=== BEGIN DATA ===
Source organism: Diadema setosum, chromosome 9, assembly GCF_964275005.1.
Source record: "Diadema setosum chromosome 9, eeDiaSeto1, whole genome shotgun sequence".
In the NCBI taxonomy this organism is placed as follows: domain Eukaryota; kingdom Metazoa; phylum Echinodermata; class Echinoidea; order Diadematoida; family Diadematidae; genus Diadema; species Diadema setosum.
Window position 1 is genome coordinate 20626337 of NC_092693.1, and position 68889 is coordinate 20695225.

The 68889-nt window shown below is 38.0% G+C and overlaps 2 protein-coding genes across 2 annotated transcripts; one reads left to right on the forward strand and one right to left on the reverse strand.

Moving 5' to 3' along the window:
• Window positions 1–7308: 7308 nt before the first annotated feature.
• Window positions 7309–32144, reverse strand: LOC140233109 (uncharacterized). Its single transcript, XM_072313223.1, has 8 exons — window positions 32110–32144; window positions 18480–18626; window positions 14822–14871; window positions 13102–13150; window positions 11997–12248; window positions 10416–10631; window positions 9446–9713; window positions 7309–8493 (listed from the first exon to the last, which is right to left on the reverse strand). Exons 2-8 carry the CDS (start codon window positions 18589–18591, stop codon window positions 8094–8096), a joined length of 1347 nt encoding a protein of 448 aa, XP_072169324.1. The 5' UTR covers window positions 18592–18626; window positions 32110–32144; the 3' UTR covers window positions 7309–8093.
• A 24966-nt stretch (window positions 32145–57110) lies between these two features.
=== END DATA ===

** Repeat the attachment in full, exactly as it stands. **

Source organism: Diadema setosum, chromosome 9, assembly GCF_964275005.1.
Source record: "Diadema setosum chromosome 9, eeDiaSeto1, whole genome shotgun sequence".
In the NCBI taxonomy this organism is placed as follows: domain Eukaryota; kingdom Metazoa; phylum Echinodermata; class Echinoidea; order Diadematoida; family Diadematidae; genus Diadema; species Diadema setosum.
Window position 1 is genome coordinate 20626337 of NC_092693.1, and position 68889 is coordinate 20695225.

The 68889-nt window shown below is 38.0% G+C and overlaps 2 protein-coding genes across 2 annotated transcripts; one reads left to right on the forward strand and one right to left on the reverse strand.

Moving 5' to 3' along the window:
• Window positions 1–7308: 7308 nt before the first annotated feature.
• Window positions 7309–32144, reverse strand: LOC140233109 (uncharacterized). Its single transcript, XM_072313223.1, has 8 exons — window positions 32110–32144; window positions 18480–18626; window positions 14822–14871; window positions 13102–13150; window positions 11997–12248; window positions 10416–10631; window positions 9446–9713; window positions 7309–8493 (listed from the first exon to the last, which is right to left on the reverse strand). Exons 2-8 carry the CDS (start codon window positions 18589–18591, stop codon window positions 8094–8096), a joined length of 1347 nt encoding a protein of 448 aa, XP_072169324.1. The 5' UTR covers window positions 18592–18626; window positions 32110–32144; the 3' UTR covers window positions 7309–8093.
• A 24966-nt stretch (window positions 32145–57110) lies between these two features.